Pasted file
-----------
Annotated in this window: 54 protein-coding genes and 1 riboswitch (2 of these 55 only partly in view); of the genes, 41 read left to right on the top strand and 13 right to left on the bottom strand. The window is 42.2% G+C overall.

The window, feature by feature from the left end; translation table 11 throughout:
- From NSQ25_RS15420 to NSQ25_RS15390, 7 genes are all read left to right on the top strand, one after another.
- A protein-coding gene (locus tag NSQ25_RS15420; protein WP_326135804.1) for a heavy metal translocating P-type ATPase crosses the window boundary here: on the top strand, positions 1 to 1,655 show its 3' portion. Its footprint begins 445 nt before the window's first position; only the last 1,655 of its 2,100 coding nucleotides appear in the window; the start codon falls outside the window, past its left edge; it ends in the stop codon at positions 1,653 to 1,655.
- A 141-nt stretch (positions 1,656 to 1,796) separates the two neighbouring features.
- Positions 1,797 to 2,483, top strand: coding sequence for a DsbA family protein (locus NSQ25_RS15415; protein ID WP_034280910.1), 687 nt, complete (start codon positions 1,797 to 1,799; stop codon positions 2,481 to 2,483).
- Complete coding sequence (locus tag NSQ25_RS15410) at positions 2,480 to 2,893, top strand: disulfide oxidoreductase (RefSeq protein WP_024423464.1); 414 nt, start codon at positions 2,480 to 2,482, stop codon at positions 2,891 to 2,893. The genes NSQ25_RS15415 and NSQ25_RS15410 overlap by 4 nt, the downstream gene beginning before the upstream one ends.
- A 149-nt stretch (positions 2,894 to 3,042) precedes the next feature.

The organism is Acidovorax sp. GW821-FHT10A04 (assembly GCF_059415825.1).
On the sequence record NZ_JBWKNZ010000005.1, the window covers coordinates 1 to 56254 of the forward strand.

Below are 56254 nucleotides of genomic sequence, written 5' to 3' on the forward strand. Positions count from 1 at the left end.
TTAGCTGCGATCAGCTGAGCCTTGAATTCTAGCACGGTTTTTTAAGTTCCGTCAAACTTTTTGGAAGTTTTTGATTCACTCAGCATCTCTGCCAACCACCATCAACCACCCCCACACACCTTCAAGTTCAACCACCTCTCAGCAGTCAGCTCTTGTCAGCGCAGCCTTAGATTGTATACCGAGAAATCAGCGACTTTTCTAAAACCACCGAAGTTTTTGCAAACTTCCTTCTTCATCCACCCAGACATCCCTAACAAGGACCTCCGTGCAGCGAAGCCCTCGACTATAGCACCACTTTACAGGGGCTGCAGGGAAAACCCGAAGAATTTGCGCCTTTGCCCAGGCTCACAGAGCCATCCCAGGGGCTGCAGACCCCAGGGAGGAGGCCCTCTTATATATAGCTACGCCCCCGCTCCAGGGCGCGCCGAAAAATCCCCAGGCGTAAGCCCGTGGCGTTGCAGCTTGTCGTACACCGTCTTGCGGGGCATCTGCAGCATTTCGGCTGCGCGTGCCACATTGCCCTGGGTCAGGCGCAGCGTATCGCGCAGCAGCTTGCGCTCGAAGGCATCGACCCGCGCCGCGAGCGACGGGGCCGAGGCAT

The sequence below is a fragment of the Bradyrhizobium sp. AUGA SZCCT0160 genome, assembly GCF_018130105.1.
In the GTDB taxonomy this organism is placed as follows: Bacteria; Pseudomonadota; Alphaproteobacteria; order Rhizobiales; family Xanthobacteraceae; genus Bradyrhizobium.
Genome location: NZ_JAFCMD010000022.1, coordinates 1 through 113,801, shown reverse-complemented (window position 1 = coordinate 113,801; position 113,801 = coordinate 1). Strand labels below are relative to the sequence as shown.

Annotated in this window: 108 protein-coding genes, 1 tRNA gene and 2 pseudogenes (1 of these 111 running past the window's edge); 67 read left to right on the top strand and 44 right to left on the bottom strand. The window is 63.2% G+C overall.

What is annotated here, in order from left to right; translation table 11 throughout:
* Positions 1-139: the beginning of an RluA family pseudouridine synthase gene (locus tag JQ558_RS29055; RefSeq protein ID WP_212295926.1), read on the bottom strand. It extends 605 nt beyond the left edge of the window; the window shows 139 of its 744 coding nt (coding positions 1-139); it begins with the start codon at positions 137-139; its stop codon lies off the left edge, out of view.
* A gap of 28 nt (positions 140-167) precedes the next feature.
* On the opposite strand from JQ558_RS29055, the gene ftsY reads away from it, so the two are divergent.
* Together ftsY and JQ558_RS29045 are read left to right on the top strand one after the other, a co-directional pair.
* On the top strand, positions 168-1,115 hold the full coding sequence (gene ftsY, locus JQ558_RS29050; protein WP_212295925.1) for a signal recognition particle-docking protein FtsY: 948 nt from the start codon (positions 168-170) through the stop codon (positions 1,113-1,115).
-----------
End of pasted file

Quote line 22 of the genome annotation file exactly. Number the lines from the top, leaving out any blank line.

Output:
* On the top strand, positions 168-1,115 hold the full coding sequence (gene ftsY, locus JQ558_RS29050; protein WP_212295925.1) for a signal recognition particle-docking protein FtsY: 948 nt from the start codon (positions 168-170) through the stop codon (positions 1,113-1,115).